The replica of the original Lady Nelson was launched from Ray Kemp's ramp at Margate Tasmania in 1988. She began her voyages soon afterwards, first as a sail training ship in the Derwent, and soon afterwards sailing her first long voyage to Westernport in Victoria.
During the next five years the Lady Nelson sailed the eastern ports of Australia before returning to her home port of Hobart . From 1996 until the present time many voyages have been undertaken. From Hobart to Stanley in 1996, Hobart to Strahan in 1997, Hobart to Sydney in 1998, followed by her first circumnavation around Tasmania later that year.
Over the next few years the little brig continued to bring many happy hours to passengers, school children and crew alike as she sailed the waters of the River Derwent. Historical tours were conducted to many parts up and down the river.
In 2000 she sailed to Portland in Victoria to celebrate the arrival of the original Lady Nelson in 1800 in Bass Strait . This voyage took over four weeks with changes of crew and passengers along the way.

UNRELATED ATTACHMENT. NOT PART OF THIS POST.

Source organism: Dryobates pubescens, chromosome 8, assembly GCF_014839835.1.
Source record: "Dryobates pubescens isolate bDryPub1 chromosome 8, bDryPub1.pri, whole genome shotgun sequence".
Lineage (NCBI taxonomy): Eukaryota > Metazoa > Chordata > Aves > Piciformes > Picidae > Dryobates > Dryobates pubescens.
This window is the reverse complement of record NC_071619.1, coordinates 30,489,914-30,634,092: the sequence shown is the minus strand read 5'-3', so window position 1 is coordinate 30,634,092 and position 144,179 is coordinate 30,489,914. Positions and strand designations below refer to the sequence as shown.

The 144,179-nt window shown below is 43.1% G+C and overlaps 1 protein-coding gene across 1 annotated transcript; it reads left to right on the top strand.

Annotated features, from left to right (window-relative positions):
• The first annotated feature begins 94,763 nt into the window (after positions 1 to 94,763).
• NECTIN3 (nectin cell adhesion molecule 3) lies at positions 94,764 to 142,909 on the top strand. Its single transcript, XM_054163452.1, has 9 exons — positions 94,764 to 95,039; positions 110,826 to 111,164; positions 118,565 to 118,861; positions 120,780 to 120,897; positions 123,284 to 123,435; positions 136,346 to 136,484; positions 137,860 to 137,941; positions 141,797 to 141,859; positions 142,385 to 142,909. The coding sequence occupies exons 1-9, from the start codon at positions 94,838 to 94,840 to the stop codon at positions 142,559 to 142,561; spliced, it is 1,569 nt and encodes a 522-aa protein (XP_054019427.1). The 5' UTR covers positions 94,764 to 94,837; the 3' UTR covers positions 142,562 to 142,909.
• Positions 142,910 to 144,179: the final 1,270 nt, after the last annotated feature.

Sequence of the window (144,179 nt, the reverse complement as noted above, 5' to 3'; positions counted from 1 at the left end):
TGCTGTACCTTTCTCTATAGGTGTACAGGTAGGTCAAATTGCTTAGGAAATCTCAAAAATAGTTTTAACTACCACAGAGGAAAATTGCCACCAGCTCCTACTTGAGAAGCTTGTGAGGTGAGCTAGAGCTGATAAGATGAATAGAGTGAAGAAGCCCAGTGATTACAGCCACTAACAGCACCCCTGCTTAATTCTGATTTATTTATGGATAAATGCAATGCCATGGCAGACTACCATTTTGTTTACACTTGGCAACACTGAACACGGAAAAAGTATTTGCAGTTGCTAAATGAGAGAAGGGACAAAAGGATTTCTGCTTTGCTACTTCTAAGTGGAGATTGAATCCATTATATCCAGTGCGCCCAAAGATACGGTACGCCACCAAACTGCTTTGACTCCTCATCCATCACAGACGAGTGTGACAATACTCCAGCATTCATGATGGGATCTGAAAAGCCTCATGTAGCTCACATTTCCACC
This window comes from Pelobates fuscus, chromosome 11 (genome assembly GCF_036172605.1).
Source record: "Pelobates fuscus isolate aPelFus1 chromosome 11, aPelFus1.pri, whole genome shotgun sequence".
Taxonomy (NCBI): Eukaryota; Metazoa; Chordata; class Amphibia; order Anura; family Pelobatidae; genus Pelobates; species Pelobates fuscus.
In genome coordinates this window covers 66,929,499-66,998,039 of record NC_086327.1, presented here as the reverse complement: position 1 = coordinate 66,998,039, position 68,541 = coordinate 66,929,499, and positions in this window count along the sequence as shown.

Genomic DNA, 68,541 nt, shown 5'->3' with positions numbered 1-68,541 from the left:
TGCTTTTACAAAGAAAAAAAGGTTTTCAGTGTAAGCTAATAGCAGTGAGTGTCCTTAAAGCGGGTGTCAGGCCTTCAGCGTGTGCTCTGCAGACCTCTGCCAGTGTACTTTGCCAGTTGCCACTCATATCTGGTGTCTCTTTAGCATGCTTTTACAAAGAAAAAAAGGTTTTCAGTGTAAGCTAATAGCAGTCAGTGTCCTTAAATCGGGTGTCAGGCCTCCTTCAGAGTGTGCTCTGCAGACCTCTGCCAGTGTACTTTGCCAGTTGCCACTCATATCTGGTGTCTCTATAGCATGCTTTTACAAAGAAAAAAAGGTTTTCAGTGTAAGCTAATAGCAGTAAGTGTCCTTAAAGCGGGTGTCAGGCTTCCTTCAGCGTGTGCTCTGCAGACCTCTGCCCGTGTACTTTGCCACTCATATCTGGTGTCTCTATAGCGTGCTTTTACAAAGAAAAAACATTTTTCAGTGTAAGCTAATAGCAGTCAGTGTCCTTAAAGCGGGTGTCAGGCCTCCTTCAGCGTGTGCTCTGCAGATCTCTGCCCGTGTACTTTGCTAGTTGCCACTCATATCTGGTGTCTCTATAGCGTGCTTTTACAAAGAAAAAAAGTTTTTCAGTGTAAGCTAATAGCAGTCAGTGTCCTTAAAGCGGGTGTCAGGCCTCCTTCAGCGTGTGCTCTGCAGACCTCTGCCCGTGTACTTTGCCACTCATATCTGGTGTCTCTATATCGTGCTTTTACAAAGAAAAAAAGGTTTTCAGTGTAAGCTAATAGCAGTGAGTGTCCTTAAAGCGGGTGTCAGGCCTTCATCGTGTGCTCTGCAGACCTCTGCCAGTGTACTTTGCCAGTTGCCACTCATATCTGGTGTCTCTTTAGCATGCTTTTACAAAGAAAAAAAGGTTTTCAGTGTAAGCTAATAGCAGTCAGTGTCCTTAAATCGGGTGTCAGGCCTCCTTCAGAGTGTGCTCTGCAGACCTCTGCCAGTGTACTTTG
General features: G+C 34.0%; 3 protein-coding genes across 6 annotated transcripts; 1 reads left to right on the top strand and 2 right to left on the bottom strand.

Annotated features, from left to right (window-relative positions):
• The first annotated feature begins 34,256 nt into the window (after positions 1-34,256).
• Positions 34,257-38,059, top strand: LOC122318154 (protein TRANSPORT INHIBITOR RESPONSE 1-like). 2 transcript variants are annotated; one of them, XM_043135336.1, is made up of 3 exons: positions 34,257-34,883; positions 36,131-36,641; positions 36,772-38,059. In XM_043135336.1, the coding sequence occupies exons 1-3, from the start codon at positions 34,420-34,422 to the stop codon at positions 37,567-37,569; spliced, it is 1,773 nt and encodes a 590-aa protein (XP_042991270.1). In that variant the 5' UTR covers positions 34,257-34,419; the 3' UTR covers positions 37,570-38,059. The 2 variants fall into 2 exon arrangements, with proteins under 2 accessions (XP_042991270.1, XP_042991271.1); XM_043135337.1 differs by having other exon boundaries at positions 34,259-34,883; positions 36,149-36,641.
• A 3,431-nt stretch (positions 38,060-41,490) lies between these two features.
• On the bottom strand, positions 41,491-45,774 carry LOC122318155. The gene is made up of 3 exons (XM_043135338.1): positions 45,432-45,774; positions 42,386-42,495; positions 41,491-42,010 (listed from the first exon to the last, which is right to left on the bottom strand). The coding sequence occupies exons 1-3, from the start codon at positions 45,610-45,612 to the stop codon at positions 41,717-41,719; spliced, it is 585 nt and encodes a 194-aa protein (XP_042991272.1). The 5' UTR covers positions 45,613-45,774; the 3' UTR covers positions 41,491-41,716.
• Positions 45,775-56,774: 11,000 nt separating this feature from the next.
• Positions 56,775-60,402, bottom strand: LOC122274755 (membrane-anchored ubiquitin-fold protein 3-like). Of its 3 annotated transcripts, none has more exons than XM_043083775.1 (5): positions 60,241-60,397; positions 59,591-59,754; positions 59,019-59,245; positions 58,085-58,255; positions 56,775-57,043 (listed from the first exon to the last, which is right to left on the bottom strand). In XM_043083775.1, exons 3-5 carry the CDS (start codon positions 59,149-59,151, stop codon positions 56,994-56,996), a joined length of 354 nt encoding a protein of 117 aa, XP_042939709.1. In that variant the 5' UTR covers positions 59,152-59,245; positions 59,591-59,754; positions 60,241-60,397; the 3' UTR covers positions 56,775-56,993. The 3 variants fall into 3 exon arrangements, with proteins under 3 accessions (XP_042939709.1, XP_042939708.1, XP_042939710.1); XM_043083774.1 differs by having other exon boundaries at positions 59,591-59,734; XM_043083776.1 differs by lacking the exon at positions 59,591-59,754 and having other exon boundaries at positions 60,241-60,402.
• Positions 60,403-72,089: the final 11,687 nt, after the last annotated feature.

During March 2001 the Lady Nelson again cross Bass Strait to re-enact the discovery of Western Port and on 14th February 2002 entered Port Philip Bay 200 years to the day that the original ship passed safely through the Rip.
2003 saw the Lady Nelson again in Port Philip to commemorate the first settlement at Sorrento . More commemorations took place in the River
Derwent in September 2003, 200 years after her first visit and this was followed by more bicentenary activities when Hobart celebrated its european settlement on February 2004.
With the clearing of the debt in 2001 the Lady Nelson passed into a new era. Now she could take on many tasks that had not been fully addressed since she was built, new fuel tanks, remodeling the galley, new sails, to mention only a few. The ship is considered to be in excellent condition.
The future looks very bright for the Lady Nelson under the guidance of a conscientious board of directors and a long list of volunteers to see that she will be Tasmanian's own tall ship for many years to come.